Starting today, and for the next two years, I would have almost no choice in most of the things that I do. I would have to accept orders from people I don't know today, comply with commands (however arbitrary they will be) and I would have to conform. These are concepts that are foreign to me and I am uncomfortable with.

But this is a fact that I cannot change and now that I've established this, I will have to learn to deal with it; just like anything in life, really. Life only starts at the end of one's comfort zone and nobody would always get to do whatever they want. I believe that everything happens for a reason and although I do not know why I am in this unfortunate predicament of having to deal with something I don't want to for such a long time, I believe I will one day. And I hope my faith will carry me throughout the next two nebulous years with strength, resilience, patience and wisdom.

southeast asia trip: inle lake

Saturday, February 1, 2014

(This is the eleventh and final instalment of a series of travel posts from my personal diary I am sharing from my travels around Southeast Asia this year. If you wish to start from the beginning or check if you've missed out on any, you can view them as a set here.)

After we bid an unwilling goodbye to Mieke and Jazie, Nick and I headed towards our final destination in Myanmar - the famous Inle Lake located within Nyaungshwe in Shan State. I've seen photos from my travel books of Inle Lake and this place was probably the place I looked forward to the most, and I am glad to say I wasn't disappointed.

We got into Eastern Myanmar by flying into Heho, traveled by road to Nyaungshwe which took about an hour and rested there for the night where it was freezing cold. Nyaungshwe was a busy, sprawling city; unlike any other city we've been to in the country, so I was eager to see if Inle Lake would live up to its idyllic, pristine condition.

Nick and I spent our first day cycling around Nyaungshwe on our bikes, dancing with radiating sunflowers in the towering corn fields and stripping naked in the field. The next day, we befriended three guys who were from Belgium, France and Spain and we spent the day together on a long-tail boat. We started from the river in Ngaungshwe city center and we sailed into the misty clouds that rested hazily above the water. It was freezing in the morning, just like the nights, but as the sun imperceptibly crept up and noon approached, the wintry frost left without a trail. I thought it was fascinating how the sky turned from misty gray to immaculate sky blue in a matter of minutes.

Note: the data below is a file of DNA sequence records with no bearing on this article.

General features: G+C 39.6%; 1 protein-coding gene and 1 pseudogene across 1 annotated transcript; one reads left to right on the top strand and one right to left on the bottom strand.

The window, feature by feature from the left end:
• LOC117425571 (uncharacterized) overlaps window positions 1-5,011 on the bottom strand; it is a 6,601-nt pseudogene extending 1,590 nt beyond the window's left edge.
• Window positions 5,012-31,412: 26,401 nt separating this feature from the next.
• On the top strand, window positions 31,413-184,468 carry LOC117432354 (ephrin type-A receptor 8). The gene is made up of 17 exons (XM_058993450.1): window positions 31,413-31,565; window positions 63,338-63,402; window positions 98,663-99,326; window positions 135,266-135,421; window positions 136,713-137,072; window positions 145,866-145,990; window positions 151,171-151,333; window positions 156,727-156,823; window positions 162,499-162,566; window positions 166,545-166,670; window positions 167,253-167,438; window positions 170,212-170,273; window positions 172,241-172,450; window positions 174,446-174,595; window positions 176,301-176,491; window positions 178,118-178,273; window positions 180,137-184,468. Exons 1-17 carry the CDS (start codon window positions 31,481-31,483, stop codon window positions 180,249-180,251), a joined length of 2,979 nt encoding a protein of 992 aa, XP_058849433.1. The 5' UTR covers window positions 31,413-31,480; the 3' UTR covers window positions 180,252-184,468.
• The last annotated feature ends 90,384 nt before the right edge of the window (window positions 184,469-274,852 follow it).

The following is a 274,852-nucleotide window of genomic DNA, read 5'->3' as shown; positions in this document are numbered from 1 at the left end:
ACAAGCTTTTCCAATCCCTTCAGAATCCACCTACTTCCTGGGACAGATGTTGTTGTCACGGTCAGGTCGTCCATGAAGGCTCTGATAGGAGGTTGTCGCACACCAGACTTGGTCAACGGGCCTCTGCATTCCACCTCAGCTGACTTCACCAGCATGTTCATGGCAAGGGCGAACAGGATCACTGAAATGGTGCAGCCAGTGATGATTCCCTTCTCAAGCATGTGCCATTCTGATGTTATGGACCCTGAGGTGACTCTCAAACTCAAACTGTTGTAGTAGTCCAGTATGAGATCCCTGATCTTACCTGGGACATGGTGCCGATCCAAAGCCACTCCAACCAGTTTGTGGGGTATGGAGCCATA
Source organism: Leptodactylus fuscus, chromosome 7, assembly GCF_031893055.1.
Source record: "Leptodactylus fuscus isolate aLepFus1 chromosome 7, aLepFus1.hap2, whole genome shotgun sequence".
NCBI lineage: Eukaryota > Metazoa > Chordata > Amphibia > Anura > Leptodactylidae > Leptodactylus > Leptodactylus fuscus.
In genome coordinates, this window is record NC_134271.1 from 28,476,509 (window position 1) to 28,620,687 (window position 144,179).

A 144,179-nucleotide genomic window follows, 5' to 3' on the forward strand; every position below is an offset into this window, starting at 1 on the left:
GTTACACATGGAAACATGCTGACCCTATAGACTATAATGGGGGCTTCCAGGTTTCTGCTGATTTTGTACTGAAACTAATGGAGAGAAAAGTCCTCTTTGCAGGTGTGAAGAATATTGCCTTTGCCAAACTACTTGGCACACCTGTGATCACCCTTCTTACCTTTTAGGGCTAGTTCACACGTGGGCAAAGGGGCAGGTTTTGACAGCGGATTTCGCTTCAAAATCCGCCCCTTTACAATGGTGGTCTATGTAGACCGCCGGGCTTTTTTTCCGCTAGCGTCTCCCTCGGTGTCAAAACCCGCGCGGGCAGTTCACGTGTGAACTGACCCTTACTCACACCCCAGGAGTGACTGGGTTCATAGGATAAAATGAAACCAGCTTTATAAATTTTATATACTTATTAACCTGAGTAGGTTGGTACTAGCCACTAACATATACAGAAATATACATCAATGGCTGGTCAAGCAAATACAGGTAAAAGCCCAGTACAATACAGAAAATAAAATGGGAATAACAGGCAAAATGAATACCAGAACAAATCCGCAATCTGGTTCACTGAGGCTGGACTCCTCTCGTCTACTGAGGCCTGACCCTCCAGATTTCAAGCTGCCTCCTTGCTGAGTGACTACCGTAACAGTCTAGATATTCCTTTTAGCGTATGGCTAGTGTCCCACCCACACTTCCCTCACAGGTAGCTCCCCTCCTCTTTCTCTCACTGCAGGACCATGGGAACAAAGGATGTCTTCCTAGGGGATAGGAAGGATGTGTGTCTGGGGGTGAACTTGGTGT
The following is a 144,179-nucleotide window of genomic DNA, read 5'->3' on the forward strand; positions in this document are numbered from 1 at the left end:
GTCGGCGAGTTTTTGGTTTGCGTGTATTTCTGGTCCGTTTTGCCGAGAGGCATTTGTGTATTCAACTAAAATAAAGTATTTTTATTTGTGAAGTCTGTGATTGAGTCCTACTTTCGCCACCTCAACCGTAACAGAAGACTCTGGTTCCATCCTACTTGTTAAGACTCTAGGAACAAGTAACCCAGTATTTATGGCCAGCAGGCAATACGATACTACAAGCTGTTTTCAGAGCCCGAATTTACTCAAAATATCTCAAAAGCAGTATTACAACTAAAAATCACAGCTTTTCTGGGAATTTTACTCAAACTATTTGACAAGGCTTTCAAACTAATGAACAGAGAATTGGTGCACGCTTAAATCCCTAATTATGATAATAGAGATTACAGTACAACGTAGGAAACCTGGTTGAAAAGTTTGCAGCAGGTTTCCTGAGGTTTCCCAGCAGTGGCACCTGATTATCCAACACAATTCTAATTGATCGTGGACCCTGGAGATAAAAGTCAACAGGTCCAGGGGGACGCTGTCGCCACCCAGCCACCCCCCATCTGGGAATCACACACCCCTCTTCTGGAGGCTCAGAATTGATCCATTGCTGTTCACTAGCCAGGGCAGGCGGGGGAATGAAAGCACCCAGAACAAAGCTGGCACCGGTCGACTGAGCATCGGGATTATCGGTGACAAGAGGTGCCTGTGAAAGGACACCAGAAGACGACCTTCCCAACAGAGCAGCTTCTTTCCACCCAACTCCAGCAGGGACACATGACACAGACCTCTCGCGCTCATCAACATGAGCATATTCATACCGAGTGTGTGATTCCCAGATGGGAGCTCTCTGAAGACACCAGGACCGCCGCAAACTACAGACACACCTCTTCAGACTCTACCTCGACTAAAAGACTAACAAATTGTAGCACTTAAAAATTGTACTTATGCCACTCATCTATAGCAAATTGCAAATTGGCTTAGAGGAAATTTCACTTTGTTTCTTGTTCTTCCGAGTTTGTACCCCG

Inle Lake was incontestably one of the most beautiful places I've ever been to in my life, so largely untouched by mankind and absolutely natural. It hurts me to imagine that Myanmar would never always remain like this, but also serves me to be thankful to have had the opportunity to visit the country in its most primitive form.

We flew back into Yangon and took an uneventful day trip to Kinpun where the famous Golden Rock resided before flying back into Bangkok the following day. I then took an amnesic journey to Koh Phangan where I spent New Years Eve, before heading to Krabi on New Years where I spent my remaining few travel days in solitude on the islands nursing my hangovers, recovering from my second food poisoning, reflecting on my travel experiences, and anticipating the nebulous future that inevitably awaited.

southeast asia trip: mandalay

Wednesday, January 29, 2014

(This is the tenth instalment of a series of travel posts from my personal diary I am sharing from my travels around Southeast Asia this year. If you wish to start from the beginning or check if you've missed out on any, you can view them as a set here.)

We befriended a Dutch couple, Mieke and Jazie, from our hotel and we happened to be taking the same boat that headed towards Mandalay from Bagan. We spent the day in Mandalay traveling all around the city, visiting the Mandalay Palace, Kuthodaw Pagoda (which was home to the world's largest book), U-Bein Bridge (one of the oldest wooden bridges in the world), and Mandalay Hill.

The way of living in Myanmar is so traditional and simple, in stark contrast to the life I grew up in back home. I haven't missed a sunset in weeks, and the dazzling stars in the milky way never failed to shine brilliantly each night. I relished in the thought I could probably never tire of this perpetual beauty from nature.